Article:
They are not all created equally
By Nikki Luttmann, Interior Designer
Let’s talk countertops. One of my favorite upgrades in any kitchen or bathroom often starts with countertops. Nowadays there are so many options out there you can choose almost any look, but all countertop surfaces are not created the same!
Stone countertops are very popular. Stone ranges in all kinds of looks and colors, from super-simple Absolute Black, to classic Carrara Marble, to swirly-twirly Typhoon Bordeaux. As well, the surface of stone can be polished, honed or even leathered, creating options within options, which can be even more daunting when it comes to the selection process. However, I will say this: Often when it comes to natural stone, and granite in particular, my clients experience something akin to love at first sight—they’ll see a slab and just know that that is the rock they want in their house.
Stone is quarried all over the world, but there are several talented fabricators and sales centers right here in Washington. Natural stone is dug out of the quarry, then split into manageable slabs, then sent to local distributors and then purchased by the fabricator, who cuts it to size, adds details like edging and specific cuts, and then it is installed. It is a tedious process that is all the more difficult because the fabricators are working with massive slabs that weigh thousands of pounds and can break easier than you might think!
Quartz is fabricated roughly the same way as granite, but it is a man-made substance, not pure stone like granite. It’s called quartz because the manufacturers take quartz rough material, grind it down finely, and mix it with binders and pigments to get an end product. It can look wild with lots of variation, or subtle with little to no variation, and can go with a variety of interiors. Many people labor under the misinformation that quartz is more durable than granite, but often times, that is not the case as it can be more brittle and heat-sensitive. Because it is man-made, the material is only as good as its manufacturing process, and different manufacturers have different processes. A good fabricator or sales center can help you determine the right quartz brand for you, as they often have their favorites that they have good working history with.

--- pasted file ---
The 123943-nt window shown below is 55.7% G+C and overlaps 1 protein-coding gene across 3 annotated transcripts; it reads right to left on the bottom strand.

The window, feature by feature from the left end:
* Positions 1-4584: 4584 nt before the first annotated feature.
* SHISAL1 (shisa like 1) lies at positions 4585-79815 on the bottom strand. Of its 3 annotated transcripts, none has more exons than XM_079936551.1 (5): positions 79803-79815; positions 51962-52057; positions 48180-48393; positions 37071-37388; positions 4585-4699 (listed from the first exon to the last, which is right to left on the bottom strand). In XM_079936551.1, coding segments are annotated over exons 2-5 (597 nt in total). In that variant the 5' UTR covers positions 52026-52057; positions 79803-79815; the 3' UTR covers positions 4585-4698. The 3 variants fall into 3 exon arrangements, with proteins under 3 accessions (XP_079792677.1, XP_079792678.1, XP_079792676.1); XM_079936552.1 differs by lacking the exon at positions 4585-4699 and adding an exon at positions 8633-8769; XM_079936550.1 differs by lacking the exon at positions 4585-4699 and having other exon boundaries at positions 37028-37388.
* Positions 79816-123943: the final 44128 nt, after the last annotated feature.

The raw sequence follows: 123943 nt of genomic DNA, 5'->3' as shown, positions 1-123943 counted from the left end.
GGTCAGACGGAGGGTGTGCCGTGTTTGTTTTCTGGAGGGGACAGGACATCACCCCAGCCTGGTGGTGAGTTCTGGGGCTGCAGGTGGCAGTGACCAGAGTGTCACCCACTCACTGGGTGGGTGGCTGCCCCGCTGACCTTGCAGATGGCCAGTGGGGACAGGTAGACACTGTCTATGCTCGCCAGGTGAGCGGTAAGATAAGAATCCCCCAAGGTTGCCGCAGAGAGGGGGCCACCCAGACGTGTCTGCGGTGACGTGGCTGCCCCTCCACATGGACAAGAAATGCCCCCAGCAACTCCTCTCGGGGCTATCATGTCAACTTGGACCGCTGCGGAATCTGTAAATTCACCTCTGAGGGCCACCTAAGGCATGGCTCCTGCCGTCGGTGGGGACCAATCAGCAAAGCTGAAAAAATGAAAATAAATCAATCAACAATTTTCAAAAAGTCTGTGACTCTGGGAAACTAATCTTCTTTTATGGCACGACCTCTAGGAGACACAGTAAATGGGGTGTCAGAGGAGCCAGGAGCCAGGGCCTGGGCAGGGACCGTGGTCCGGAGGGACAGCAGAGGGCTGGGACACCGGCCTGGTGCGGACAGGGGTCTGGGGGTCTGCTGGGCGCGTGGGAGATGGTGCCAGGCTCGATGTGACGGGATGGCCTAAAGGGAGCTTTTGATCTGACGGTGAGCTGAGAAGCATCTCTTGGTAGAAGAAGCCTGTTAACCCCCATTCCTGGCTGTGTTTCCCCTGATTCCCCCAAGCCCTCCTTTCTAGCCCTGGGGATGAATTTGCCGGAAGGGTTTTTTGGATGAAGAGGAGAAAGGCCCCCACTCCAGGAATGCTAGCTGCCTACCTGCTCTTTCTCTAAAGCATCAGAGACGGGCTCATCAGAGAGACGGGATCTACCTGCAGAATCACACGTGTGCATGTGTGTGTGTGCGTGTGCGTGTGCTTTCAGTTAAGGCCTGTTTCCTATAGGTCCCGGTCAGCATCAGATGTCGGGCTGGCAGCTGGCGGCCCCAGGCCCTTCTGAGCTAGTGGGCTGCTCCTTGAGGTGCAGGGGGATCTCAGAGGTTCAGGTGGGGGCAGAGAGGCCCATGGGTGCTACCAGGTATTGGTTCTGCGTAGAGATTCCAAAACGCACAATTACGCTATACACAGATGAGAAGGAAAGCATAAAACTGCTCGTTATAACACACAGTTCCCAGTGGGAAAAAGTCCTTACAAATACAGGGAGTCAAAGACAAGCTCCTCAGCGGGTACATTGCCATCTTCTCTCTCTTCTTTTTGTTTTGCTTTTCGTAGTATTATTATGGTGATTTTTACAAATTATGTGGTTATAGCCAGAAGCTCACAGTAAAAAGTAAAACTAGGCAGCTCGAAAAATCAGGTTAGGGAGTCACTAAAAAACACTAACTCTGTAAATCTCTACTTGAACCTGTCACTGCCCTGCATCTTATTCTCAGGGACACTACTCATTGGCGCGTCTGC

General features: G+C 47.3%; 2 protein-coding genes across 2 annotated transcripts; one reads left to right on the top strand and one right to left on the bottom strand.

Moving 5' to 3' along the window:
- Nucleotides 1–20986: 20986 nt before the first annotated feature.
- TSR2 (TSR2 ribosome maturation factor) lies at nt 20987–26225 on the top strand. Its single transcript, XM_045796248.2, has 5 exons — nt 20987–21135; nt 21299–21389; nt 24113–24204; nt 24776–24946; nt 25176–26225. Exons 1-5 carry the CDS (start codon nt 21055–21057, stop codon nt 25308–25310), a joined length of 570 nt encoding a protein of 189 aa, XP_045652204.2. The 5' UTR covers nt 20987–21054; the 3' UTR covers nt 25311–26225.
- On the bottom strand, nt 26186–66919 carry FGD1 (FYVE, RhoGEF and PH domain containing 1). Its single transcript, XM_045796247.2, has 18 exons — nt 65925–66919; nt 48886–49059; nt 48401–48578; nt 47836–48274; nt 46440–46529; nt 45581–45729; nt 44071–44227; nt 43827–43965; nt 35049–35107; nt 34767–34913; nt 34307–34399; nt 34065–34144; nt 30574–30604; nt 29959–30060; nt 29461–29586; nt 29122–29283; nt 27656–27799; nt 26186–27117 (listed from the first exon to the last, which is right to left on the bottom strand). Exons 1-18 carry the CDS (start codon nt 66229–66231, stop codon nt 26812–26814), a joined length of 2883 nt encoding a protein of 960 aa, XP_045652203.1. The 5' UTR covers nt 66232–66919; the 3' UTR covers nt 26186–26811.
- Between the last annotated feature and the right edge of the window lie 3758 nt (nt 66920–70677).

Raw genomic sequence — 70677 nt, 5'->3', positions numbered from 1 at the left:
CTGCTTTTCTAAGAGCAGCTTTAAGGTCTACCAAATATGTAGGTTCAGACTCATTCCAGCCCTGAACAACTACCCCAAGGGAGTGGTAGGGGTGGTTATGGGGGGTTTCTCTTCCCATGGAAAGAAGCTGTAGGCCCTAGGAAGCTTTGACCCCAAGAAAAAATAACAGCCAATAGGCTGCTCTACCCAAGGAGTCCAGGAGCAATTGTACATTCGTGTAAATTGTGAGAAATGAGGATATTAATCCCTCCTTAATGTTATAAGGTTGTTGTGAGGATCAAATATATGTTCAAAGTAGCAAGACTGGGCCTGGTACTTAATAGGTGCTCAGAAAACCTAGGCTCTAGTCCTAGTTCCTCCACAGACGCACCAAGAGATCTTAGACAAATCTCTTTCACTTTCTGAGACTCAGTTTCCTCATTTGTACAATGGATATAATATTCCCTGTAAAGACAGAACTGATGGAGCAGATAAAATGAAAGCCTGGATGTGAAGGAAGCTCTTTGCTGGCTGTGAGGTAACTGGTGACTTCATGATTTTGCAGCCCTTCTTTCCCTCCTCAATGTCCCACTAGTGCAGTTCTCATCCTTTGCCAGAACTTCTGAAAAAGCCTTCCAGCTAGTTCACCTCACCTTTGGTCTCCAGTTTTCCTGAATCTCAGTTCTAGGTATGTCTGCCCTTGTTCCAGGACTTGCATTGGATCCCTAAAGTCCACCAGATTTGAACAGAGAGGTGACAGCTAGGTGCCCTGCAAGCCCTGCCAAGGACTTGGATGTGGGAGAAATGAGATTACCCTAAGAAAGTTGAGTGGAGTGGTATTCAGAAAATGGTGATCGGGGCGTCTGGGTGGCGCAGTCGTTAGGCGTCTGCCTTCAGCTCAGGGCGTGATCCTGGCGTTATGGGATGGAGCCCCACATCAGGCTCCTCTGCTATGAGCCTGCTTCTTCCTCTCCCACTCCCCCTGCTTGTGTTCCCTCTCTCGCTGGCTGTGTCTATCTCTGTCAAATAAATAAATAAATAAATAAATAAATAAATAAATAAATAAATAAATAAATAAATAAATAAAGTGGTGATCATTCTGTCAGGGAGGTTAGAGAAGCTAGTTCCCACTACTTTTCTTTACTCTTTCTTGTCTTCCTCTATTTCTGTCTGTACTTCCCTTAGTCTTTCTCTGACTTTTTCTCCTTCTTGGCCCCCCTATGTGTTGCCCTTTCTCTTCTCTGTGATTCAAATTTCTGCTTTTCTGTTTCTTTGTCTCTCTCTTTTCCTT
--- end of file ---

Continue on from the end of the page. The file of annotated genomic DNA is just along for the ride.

There is also tried-and-true laminate, which has come a long way since the glossy blue marbled look of 1985! The new laminate materials from Wilsonart and Formica are gorgeous—some of them look very close to natural stone, and others looking sleek and ready for an uber-modern interior. Edging has also improved. Gone are the days when wood or laminate tape was the only option for countertop edging. Integrated Corian edges look fantastic, and some places can do seamless rolled edges as well.
In addition, there are new composites like Dekton, which works for both indoor and outdoor use and is very dense, and fun, environmentally friendly options like compressed paper, which comes in a variety of colors and looks like stone or even leather.
I’ve done Terrazzo countertops, concrete countertops and even natural Linoleum countertops. All of them are different and all of them have pros and cons. Bearing that in mind, do some research and then ask questions of your sales person! They can be a wealth of information and can help you find the right product for your home.